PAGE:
To reconstruct it: the pilot said that he came out of the fog and knew he was too low; he knew he couldn't pull out of it, this airplane had fixed landing gear, so it was no question of putting out wheels or anything. In reconstruction, apparently we hit the train with our landing gear. We knocked over a freight car filled with pipe. There was a lot of snow, this was what saved us. He sheared a wing off a telegraph pole and we started spinning. Though we did hit nose first, we spun around and continued tail first for a couple hundred yards through this deep snow, and finally came to rest. The pilot said he cut off his ignition as soon as he knew he wasn’t going to make it, so there was no fire.
Then the local gentry came out. They thought a German plane had come over dropped a bomb, and from our low altitude the blast had knocked the plane down.
So we scrambled around and picked up all seventeen pieces of baggage, including the one containing the Grand Manier which was still intact. We were taken thou to the station. The name of the town was Soombukhova. I’ll always remember that name, which probably has a meaning. It was warm there; they had a potbellied stove going. They gave us some borsch.
I started to feel little bits of discomfort. Meantime they had sent for a doctor, because of the cuts about the face and so forth. He came in, I don’t know whether he was a real doctor or not. But he immediately took out-his so-called white Jacket. I think he probably was a vet, because there was lots of blood all over him. He made me strip. In taking things off, they were sticking to my body. What had happened apparently: I was sitting right in line with the propellers and they were wooden propellers. When we hit, they shattered and some of the pieces came in the side of the plane and hit me. They were somewhat slowed down by the passage through the snow and through the side of the plane, but actually cut into my clothes and into my skin. They did a little damage, but not appreciably. I had some cuts on my back and on my leg on the left side. It must have been from the propeller blades. He proceeded to put bandages on me and fix me up. They weren't put on very well, especially on my leg. As soon, as I stood up, they fell down. But they were all superficial things, nothing serious.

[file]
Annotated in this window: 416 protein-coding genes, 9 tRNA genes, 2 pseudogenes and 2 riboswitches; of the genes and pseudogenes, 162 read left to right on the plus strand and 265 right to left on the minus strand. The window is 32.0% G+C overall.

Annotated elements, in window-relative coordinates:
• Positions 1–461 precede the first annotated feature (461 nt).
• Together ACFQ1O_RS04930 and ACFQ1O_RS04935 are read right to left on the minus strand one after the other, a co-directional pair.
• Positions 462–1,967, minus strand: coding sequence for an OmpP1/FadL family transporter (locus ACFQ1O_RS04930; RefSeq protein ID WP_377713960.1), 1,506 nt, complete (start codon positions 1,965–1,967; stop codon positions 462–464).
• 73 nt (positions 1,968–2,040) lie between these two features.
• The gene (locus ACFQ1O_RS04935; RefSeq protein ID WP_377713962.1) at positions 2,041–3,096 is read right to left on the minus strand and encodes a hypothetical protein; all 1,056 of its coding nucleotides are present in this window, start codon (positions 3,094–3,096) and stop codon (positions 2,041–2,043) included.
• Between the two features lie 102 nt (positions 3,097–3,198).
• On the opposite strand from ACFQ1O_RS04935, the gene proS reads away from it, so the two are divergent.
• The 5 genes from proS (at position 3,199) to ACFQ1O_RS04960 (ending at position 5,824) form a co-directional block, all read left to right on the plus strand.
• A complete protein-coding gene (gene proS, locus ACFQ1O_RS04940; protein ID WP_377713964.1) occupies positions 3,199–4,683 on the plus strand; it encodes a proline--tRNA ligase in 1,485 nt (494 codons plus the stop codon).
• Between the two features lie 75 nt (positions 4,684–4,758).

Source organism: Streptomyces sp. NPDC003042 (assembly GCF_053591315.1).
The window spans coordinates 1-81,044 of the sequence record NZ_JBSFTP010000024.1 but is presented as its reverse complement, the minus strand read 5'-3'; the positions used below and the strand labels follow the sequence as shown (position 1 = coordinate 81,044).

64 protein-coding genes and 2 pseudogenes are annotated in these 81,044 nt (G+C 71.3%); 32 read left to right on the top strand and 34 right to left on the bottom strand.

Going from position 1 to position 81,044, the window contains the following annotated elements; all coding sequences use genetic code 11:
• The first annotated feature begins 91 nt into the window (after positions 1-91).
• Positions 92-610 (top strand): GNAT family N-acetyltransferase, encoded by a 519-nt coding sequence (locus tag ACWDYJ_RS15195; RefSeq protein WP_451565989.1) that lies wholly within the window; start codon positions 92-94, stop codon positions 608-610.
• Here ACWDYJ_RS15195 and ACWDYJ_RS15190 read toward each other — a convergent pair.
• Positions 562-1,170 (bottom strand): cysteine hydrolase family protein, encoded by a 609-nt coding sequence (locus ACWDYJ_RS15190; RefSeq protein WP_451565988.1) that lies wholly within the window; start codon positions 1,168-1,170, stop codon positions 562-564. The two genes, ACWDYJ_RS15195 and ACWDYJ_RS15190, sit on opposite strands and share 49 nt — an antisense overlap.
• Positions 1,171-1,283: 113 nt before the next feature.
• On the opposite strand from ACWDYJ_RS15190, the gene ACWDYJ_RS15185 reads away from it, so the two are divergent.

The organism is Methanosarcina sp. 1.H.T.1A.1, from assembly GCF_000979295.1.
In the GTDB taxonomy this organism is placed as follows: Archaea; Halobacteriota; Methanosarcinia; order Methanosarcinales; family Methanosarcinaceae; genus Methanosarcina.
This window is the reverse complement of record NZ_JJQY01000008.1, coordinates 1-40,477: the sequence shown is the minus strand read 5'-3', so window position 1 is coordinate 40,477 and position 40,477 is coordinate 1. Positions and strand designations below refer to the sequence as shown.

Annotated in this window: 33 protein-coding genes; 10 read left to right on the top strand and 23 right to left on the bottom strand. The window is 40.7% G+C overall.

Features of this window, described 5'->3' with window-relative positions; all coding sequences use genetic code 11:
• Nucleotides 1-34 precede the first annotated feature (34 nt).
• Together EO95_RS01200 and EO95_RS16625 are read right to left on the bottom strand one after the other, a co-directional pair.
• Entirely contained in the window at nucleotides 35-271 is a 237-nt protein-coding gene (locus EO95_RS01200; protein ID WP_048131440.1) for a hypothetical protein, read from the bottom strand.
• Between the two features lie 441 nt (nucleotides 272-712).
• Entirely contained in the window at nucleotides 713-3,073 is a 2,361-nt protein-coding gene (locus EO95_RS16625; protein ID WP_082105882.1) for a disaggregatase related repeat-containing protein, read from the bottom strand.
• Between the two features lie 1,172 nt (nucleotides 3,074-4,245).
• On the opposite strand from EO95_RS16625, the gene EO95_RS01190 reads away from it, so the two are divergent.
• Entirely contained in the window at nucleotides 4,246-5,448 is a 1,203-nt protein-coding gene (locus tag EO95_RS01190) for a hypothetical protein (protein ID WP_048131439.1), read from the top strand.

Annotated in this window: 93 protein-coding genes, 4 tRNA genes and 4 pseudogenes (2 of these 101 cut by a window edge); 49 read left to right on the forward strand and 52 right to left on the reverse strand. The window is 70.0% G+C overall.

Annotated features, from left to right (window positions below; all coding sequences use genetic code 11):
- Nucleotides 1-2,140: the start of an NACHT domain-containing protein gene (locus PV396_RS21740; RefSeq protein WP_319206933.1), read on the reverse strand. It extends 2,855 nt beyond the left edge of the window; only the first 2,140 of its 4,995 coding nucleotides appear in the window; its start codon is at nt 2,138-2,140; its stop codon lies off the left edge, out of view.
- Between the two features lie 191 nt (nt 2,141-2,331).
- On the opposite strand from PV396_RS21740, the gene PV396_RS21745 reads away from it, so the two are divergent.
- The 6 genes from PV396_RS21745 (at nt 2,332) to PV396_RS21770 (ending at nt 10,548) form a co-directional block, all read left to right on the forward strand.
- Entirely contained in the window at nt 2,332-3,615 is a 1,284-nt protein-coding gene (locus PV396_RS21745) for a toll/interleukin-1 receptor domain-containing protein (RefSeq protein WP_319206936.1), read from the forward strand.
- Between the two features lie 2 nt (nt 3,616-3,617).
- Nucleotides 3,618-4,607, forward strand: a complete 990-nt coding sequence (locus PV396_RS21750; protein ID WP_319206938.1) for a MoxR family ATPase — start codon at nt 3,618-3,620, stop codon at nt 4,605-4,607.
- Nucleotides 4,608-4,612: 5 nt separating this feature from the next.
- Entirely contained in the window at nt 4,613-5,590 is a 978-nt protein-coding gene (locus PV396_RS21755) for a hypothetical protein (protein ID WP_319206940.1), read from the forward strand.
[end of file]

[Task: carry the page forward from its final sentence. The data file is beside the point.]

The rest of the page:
Dr. Mason: The Britishers were in a similar condition?
Admiral Frankel: No. One had a nose bleed, but not a broken nose. Nobody else was hurt. I wasn't really hurt. I might have been, but I wasn’t.
Stuff was strewn all over. All those things were recovered and brought in there. The packing cases were patched up.
My concern, of course was that the Embassy in Moscow should be informed that we were all right, and that we would be along. They said they would take care of that.
A hospital train came along and we got aboard the hospital train. We mere well taken care of, we were fed, and given a plane-to sleep.
When we got into Moscow, they offered me a truck to carry my stuff to the Embassy. It was all very well done.
When I arrived, they were having lunch at the Ambassador’s residence where he lived at that time, Spasso House. I walked in there, expected to be welcomed like a conquering hero returned from the grave and he said, “What are doing here?” He didn’t even know that I was on my way there.